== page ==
Is it ethical to deliberately infect someone with malaria? Professor Nick Day reveals why it might be necessary for the research and development of vaccines and drugs for malaria
Thursday 17th May
From synthetic biology and bioengineering novel enzymes, to the complex shapes and structures found in nature, to the bizarre predatory worm invading Thailand which harbors something even more deadly...Welcome to our complex world!
Turning Passion in Enzymes into Innovations
Professor Pimchai Chaiyen
(Mahidol University & Vidyasirimedhi Institute of Science and Technology)
Welcome to the world of “Enzyme Engineering” and synthetic biology. Modifying enzymes can open up a world of innovation; from fundamental research to novel inventions and applications that benefit society and industry. Join us to discover how a small enzyme can mean big business.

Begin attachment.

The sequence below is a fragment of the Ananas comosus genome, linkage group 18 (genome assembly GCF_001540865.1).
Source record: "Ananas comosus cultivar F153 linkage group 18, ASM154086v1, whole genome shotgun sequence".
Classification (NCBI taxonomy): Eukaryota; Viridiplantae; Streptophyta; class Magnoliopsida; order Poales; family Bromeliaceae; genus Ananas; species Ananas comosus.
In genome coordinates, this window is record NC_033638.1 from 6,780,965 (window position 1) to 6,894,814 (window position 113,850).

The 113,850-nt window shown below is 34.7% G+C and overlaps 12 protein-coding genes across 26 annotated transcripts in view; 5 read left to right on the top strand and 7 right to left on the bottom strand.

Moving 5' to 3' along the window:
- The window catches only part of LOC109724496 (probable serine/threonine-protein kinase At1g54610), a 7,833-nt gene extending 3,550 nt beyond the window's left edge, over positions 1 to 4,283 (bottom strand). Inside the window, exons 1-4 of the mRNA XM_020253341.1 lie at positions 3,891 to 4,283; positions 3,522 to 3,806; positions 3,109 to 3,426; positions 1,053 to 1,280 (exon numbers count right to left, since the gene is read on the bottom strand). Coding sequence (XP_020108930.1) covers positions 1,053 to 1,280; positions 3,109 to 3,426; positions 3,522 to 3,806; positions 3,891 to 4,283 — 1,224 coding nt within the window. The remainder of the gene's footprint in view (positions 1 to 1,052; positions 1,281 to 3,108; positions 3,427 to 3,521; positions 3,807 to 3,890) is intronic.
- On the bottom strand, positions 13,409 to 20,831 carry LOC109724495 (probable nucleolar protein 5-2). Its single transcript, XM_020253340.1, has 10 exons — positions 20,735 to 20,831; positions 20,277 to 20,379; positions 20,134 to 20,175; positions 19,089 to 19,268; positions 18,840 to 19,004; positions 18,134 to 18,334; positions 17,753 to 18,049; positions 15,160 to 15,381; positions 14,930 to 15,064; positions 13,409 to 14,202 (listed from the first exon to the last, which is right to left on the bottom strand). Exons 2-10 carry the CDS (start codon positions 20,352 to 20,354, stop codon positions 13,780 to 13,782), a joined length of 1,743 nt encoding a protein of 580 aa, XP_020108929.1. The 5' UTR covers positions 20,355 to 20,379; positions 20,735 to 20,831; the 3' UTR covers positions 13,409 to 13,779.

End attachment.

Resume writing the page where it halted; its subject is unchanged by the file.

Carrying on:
Invasive species, New Guinea Flatworm and Its Potential Role of Eosinophilic Meningoencephalitis in Thailand
Dr Kittipong Chaisiri (Department of Helminthology, Mahidol University)
The invasive New Guinea flatworm (Platydermus manokwari) is recently reported for the first time in Thailand. With its bizarre biology and capacity to harbour infective stage larvae of lungworm (Angiostrongylus), a nematode causing eosinophilic meningoencephalitis in humans, this flatworm potentially plays an important role in epidemiology of the disease in Thailand.
Hidden Messages behind Beautiful Biological Structures
Dr Puey Ounjai
(Center of Nanoimaging & Department of Biology, Mahidol University)